Fjordham Fjords are glacial valleys. "-ham" is a common English placename suffix from Old English, related to the modern hamlet or another root, such as that relating to river meadows, but not so common in the more obviously glacier-carved areas such as this area in Scotland. There are several villages (in England) named Fordham Near Oban on the Firth of Lorn The Scottish word "Firth" is related to "Fjord", although Lorn is not a fjord in the strict scientific sense - it was formed along the Great Glen Fault by tectonics, rather than glaciers
Glassdoor Glassdoor is a website where employees can review their employers Stirling Although it's shown near Stirling, the reference seems to be to Glasgow
Eavestroughs A dialectal word for rain gutter Edinburgh
Seasedge Procan's realm in Dungeons & Dragons. "Sea sedge" is also one of many common names used for Acorus calamus, the calamus or sweet flag. Somewhere near the Scotland-England border
Chough A species of bird in the crow family The Scottish Borders
Meowth Meowth is a cat-like Pokémon. Name may allude to Howth. Ayr
Glutenfree Gluten-free food lacks the protein gluten. This allows coeliac disease sufferers to enjoy it, but has also become a dietary fad in itself. Cairnryan, Dumfries and Galloway
Blighton A mashup of Brighton and Blighty Or a reference to Enid Blyton, a noted UK children’s author. The Scottish Borders The real Brighton is much further south, on the south coast.
North Sea No joke North Sea
Eyemouth No joke near Newcastle-upon-Tyne The real Eyemouth is further north, where "Seasedge" is marked on the map.
Earhand A pun on Eyemouth Carlisle
Hairskull A pun on Eyemouth Teesside
Belfast DeVoe Belfast, capital of Northern Ireland, mashed up with the rock band Bell Biv DeVoe Belfast
Lakebottom The Lake District. "-bottom" is a common placename across Northern England, and refers to a town in a valley. Lake District Below Lakebottom is a sketch of a lake with yachts on it. This is illustrative and doesn't correspond to any of the actual lakes which would be barely visible on this map. There are 16 'lakes' in the Lake District, but only one (Bassenthwaite Lake) actually has 'lake' in its name.
Braintree Not a joke North Yorkshire The real Braintree is much further south, near where "Paulblart" is on the map. Also a possible reference to the Braintree online payments platform (widely advertised on podcasts), or a stop at the end of the Red Line in Boston.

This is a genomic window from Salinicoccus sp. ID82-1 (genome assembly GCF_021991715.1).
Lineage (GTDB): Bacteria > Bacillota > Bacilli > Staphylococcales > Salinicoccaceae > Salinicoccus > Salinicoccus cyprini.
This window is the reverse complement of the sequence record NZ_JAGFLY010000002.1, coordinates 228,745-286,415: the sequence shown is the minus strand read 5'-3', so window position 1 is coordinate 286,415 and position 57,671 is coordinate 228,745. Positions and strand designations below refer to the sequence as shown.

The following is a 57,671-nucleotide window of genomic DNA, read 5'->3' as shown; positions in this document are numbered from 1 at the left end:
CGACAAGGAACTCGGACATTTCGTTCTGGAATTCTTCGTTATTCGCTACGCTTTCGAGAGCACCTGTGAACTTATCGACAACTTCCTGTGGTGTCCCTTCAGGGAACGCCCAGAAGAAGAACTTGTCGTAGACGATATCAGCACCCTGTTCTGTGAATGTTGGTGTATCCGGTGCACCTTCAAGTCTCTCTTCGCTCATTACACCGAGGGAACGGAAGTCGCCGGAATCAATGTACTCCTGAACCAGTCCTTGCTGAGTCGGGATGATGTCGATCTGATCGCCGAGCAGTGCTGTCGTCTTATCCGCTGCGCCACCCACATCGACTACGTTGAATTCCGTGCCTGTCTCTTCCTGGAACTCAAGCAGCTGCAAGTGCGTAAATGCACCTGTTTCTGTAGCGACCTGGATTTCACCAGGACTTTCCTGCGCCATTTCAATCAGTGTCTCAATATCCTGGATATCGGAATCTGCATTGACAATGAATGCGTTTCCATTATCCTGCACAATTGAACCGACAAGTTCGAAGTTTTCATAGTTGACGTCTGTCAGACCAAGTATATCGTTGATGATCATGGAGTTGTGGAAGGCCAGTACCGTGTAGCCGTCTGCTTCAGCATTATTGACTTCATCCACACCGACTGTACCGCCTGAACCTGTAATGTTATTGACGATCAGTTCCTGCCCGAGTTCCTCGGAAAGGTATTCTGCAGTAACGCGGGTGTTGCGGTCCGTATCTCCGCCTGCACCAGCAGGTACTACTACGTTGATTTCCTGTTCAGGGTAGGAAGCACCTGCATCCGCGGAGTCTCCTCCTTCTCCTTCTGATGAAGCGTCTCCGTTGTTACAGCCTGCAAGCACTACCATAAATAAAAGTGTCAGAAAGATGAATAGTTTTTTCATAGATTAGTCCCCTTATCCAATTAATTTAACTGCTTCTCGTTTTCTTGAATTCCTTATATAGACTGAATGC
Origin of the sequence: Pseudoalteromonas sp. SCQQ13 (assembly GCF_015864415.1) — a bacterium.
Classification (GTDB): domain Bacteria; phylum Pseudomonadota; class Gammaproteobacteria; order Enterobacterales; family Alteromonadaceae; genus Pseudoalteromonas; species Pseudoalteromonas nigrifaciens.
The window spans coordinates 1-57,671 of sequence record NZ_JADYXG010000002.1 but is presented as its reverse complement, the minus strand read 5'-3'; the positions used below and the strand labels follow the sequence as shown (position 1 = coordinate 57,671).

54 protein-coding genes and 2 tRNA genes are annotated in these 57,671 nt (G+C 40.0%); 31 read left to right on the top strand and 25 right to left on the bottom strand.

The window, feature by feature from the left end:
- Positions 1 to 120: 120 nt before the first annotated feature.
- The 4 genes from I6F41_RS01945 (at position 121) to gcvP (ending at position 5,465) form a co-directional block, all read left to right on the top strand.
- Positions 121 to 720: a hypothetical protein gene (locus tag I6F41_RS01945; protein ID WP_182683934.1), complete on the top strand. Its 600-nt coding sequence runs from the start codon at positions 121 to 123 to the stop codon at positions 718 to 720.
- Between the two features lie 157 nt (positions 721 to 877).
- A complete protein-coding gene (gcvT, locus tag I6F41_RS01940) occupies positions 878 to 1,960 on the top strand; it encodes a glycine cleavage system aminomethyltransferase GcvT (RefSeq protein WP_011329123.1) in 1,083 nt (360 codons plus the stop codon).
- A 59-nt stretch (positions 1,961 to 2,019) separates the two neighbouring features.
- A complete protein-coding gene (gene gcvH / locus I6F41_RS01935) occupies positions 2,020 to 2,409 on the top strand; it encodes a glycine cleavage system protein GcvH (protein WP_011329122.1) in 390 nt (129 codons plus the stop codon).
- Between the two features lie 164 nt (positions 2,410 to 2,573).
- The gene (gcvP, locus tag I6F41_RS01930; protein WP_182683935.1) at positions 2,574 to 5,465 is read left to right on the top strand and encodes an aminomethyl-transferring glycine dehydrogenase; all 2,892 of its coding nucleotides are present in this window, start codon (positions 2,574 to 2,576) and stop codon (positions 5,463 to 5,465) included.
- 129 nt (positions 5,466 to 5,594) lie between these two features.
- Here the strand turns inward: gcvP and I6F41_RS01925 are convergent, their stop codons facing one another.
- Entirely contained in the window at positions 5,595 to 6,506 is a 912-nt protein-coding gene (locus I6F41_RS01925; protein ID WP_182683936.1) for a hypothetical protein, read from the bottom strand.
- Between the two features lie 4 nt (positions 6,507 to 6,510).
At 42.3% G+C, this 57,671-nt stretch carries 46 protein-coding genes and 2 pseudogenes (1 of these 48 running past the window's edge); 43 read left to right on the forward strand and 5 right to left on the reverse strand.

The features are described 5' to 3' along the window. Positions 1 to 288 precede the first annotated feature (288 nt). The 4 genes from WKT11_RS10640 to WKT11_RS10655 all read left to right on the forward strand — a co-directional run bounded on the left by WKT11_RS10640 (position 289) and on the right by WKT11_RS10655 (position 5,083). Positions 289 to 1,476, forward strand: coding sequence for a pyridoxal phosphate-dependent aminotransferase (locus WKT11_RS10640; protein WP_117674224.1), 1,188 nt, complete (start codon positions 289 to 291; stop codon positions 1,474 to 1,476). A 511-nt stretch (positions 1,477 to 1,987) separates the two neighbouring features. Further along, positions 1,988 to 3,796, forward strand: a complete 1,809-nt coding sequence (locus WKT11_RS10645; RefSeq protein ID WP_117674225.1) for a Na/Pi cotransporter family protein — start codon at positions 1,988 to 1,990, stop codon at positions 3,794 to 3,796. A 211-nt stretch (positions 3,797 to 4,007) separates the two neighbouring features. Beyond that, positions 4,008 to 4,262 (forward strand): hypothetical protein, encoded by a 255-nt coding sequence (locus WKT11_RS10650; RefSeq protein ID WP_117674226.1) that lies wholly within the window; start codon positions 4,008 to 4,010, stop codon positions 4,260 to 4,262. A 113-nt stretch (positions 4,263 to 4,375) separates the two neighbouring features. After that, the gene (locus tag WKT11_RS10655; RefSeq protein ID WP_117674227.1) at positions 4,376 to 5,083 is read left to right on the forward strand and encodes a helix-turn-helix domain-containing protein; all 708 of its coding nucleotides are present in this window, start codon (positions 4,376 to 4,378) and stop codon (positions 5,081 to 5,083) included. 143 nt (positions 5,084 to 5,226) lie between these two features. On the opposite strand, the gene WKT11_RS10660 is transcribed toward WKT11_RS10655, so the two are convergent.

Skinflower A pun on Braintree Yorkshire Dales
Bjork Björk is an Icelandic singer East Riding of Yorkshire The reference is presumably to York (historically known as Jórvík), although it's a bit too far east.
Weedle Weedle is a Pokémon Forest of Bowland In the original Pokémon Red and Blue games Weedle is most notably found in 'Viridian Forest' which - like the real-life Forest of Bowland - is known for its diverse wildlife.
Eeugh An expression of disgust Kingston-upon-Hull (generally just "Hull") Pronounced 'ull by locals
Crewneck A shirt with a simple round collar. Blackpool There is a town called Crewe somewhat further south than shown in Cheshire.
Paisley No joke. It sounds funny to Americans because it's associated with paisley fabric, a Persian-style print invented in the town. Possibly a pun on parsley, a herb. Burnley The real Paisley is in Scotland, near Glasgow.
Basil Also a herb, and one of the most famous British TV characters. Scunthorpe
Aidenn An apparent pun on the Scouse accent: h-dropping and th-stopping mean the common "hey, then" would be pronounced "ai denn". Merseyside
Hillfolk Hillfolk is an RPG. "-hill" (referring to, well, a hill) is common in British placenames, and "-folk" (referring to a tribe or culture) is seen in Suffolk and Norfolk. Possibly also a reference to Hobbits, a race of little people that live under hills in The Lord of the Rings. Manchester Manchester's name does in fact reference hills: it means "castle on the breast-shaped hill"
Waterdown To "water something down" is to weaken it. "-down" is common in British placenames and refers to chalk hills. Possibly a contraction from the book and movie: Watership Down. Near Grimsby